During the presidential elections, Dodon has received support from Russia in several ways. Firstly and indirectly, he benefits from the media coverage ensured by two TV channels re-broadcasted in Moldova (Pervii and NTV). Dodon’s proxy in the Socialist Party owns the licenses on these two TV channels. Monitoring of electoral media coverage has indicated that these two channels favor Dodon and either neglect or criticize his opponents. Secondly, there have been attempts to offer or promise Russian state aid personally to Dodon (state credit, fuel for farmers), which resemble a sort of geopolitical bribing and image transfer. Last but not least, as the latest journalist investigations show, Dodon is allegedly benefiting from political-technological support from Russian secret services. According to Mikhail Hodorkovsky’s “Dossier” Center, Dodon has been collaborating with various representatives of Russian state institutions and companies, including the Foreign Intelligence Service (CBP), Ministry of Foreign Affairs, Vnesheconombank and Sberbank, among others. Other investigations have proven that the Federal Agency for CIS countries (Rossutridnichestvo) and special services are working closely with Dodon to implement soft power tools of influence. The Russian authorities have even dictated speeches and initiatives for Dodon’s appearances at international conferences. For example, during the 2019 Security Conference in Munich, Dodon presented the idea of a “Big package” for the resolution of the separatist conflict in Moldova. This idea was received from Moscow via the Russian Embassy in Chisinau, as Hodorkovsky’s Center and the investigative journalists from Rise Moldova have shown. Other activities of similar interference from Russian special services may have taken place amidst the current presidential elections. Revelations of Russian interference may explain the recent accusations by Seghei Lavrov (Ministry of Foreign Affairs) and Serghei Narishkin (External Intelligence Service) of US involvement in Moldovan elections intended to bring about a “color revolution” similar to those in Belarus and Kyrgyzstan. If proven, these collaborations are in breach of national legislation on external espionage and treason.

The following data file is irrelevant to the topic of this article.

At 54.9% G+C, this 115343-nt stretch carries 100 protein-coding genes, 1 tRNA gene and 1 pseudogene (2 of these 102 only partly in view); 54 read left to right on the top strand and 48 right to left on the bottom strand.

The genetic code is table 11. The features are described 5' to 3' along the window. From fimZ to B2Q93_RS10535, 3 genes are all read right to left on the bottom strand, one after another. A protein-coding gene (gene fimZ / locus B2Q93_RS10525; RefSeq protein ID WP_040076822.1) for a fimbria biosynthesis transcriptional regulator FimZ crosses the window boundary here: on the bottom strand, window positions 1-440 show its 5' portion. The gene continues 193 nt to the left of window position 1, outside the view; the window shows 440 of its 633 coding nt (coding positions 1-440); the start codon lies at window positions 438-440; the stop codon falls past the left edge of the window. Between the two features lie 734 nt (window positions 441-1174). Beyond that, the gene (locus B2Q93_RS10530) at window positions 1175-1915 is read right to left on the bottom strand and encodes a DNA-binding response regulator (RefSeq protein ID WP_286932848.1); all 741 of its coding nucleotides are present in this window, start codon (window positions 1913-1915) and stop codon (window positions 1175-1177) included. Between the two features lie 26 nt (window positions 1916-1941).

In the run-up to the elections, two candidates appear to have a real chance of facing each other in the final run-off – Dodon and Sandu. The latest polls show that the gap between the two candidates is shrinking. Though Dodon reported fewer expenses for some electoral activities than Sandu, he is supported by media coverage and has benefited from administrative resources. The biggest influence on the elections seems to be coming from Russian authorities, who are backing Dodon against Sandu and other candidates.